April is a time for dreams for a gardener….what is new in the garden today? what shall I plant? when can I go outside and dig in the dirt?! My boys loved to be outside digging in the dirt. As soon as the weather warmed up enough to plant we went outside to “put in our garden”. Of course, it was nothing like Great Grandpa’s garden at the farm in Ohio but it was ours. We always had corn (which was never knee high by the Fourth of July and we seldom got to eat it because the raccoons got there first!), carrots, zucchini, tomatoes, blueberries, pumpkins (that never got very big), strawberries, raspberries, cherries and, when they got older, peppers and cilantro for salsa.
Ours was an “eating garden” not the “canning gardens” they ran through when visiting the relatives in Ohio. It was there for them to experience the joy of growing something, to see where some of our food comes from and to be able to taste the goodness of their harvest (if we could keep the raccoons and birds from experiencing it first!) We would take pictures of their two corn stalks and send them to Great Grandpa – I am not sure who was prouder of their corn. When they got to high school they both took horticulture. The teacher came up to me one day and asked if Joel and Nick had gardened when they were younger. I said they had and she replied, “I knew it. They have such a respect for living things.” It is so important to let little ones nurture things from nature. They develop an empathy and a respect for living things when they garden as well as a knowledge of where food comes from, experiencing the science of growing seeds, patience while waiting for their plants to produce something to eat or look at, and pride in what they have accomplished. This love for nature will stay with them. Joel and Danielle have been working on the garden at their home Wedgwood. Nick does not have garden space but he likes to read books on gardening and loves planning a menu to eat all the things that Joel is growing!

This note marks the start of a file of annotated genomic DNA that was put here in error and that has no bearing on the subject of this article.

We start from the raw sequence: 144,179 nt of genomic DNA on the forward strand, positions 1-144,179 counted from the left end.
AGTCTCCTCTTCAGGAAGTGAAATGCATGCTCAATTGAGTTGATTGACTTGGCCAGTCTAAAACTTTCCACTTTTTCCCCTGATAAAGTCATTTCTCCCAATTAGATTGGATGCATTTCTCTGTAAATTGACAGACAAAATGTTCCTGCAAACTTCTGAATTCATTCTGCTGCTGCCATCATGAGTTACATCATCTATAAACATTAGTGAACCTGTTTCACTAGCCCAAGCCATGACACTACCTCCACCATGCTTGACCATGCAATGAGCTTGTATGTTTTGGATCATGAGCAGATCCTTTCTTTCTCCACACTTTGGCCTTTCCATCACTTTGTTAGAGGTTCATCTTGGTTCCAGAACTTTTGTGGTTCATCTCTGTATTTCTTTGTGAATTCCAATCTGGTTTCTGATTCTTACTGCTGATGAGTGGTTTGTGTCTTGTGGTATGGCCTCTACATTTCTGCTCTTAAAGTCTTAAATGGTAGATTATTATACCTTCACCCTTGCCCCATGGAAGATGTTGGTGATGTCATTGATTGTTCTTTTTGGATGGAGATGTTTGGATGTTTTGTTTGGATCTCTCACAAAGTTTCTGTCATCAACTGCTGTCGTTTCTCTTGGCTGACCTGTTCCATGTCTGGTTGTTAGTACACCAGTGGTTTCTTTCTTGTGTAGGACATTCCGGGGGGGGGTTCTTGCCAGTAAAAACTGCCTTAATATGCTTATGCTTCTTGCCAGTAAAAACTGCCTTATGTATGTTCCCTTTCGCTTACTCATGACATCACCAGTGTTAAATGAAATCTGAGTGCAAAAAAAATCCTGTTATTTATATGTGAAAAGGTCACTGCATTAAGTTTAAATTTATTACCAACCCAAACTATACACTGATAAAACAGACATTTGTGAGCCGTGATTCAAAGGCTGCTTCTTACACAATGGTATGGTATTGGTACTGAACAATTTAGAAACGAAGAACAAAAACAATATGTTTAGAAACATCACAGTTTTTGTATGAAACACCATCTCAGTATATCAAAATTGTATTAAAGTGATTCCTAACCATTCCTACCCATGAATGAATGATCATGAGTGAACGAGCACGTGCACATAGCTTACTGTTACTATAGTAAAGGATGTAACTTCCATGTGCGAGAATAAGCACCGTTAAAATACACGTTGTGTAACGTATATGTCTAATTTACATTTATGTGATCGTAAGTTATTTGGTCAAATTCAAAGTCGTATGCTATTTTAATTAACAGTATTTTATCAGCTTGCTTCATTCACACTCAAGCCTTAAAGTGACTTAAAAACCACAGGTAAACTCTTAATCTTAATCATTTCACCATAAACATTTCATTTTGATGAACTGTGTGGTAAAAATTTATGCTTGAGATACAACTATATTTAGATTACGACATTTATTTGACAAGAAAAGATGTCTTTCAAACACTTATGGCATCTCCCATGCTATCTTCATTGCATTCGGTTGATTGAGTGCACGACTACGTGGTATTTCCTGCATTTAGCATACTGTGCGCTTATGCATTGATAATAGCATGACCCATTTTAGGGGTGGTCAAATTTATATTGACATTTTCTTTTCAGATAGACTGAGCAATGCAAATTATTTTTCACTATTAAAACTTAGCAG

My Grandfather would be so proud of his little gardener. I am glad we had, and are still having, fun digging in the dirt together. Children love to see the plants and see where food comes from before it gets to the grocery store. Take them to a blueberry or strawberry farm and let them pick some fruit. Then let them help prepare the food for a family meal. You know where food comes from but to them this is a new and exciting adventure. Take some time to get dirty with your child – or just visit the pea patch and see what other people are doing in the dirt.
Some of the children have already had the opportunity to plant seeds in the garden at preschool. We will all be planting soon. We will encourage the science of gardening while we set up experiments outside and have fun digging in the dirt at preschool. Be sure to check out the garden area when you are at school --The raspberry plants are leafing out, the hummingbird is visiting on a daily basis and the slugs are enjoying our primroses. There is a lot going on in the preschool garden. And more to come! Our Wildlife Habitat Garden has attracted the birds this winter and soon the butterflies will return. The garden is a place that allows the children to experience nature and encourages habitats for the animals in the area. When we encourage children to be a part of nature they develop a caring attitude toward nature that develops their ability to nurture – plants, animals and people.